To defeat this new kind of terrorist, we must cut off the money that supports him. The United States must lead an aggressive effort at home and around the world to eliminate the ways in which dirty money flows through the banking system to finance new criminal enterprises. 

A burning desire to destroy all vestiges of financial privacy has been one of the enduring traits of Kerry’s character for almost his entire political career. When the Patriot Act was originally debated, Kerry fought strenuously to strengthen government access to financial records and weaken financial privacy protections. John Berlau’s 2004 Reason article, John Kerry’s Dark Record on Civil Liberties, documented the Senator’s long-standing hostility toward encryption and privacy, and his enthusiasm for financial transaction monitoring and asset forfeiture. For instance:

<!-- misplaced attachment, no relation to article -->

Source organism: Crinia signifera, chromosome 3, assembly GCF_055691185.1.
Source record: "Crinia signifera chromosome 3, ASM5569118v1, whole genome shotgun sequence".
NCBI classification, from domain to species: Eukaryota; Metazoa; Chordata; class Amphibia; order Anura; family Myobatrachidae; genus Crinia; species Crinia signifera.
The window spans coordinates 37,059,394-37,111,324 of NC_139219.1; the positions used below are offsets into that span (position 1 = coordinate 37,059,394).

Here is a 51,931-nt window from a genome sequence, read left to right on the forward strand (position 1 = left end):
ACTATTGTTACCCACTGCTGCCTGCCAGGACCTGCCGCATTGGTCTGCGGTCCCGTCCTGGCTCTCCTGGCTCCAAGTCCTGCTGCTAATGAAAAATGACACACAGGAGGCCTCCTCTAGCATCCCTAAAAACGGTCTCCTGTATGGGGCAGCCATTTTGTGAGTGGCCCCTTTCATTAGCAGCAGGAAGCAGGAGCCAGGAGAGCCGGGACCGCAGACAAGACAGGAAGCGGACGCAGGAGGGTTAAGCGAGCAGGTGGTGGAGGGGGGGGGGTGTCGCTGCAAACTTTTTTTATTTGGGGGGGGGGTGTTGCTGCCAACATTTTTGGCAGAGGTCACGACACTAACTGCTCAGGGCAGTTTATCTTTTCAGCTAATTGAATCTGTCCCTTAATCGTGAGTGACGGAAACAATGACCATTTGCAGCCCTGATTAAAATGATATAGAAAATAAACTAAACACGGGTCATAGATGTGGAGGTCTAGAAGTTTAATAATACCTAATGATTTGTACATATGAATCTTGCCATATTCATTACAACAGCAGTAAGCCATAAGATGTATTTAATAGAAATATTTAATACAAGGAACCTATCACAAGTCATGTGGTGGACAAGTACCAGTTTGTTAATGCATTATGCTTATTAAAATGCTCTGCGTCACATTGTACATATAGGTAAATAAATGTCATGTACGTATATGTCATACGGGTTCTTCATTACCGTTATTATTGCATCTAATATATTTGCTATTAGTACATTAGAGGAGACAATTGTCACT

Many on the left and right worried about overreach from the federal "Know Your Customer" regulations of 1997-98, which would have required banks to monitor every customer’s "normal and expected transactions." Those proposed rules were eventually withdrawn after the ACLU, the Libertarian Party, and other groups generated more than 100,000 comments in opposition. But from his writings and statements, John Kerry seemed worried that the regulations did not go far enough.

Kerry then expressed his belief that bank customers are entitled to essentially zero privacy. "The technology is already available to monitor all electronic money transfers," he wrote (emphasis added). "We need the will to make sure it is put in place."

A 2004 Money Laundering Alert article, which detailed Kerry’s many years of anti-money-laundering advocacy, noted (emphasis added):

The Kerry Amendment to the Anti-Drug Abuse Act of 1988 (S. 3697) was “a good example fairly early on that showed what Kerry was willing to take on,” said Bruce Zagaris, a Washington, D.C. lawyer and publisher of International Enforcement Law Reporter. …

The amendment called for Treasury to negotiate information-sharing agreements with foreign countries covering money laundering cases and currency transactions over $10,000. …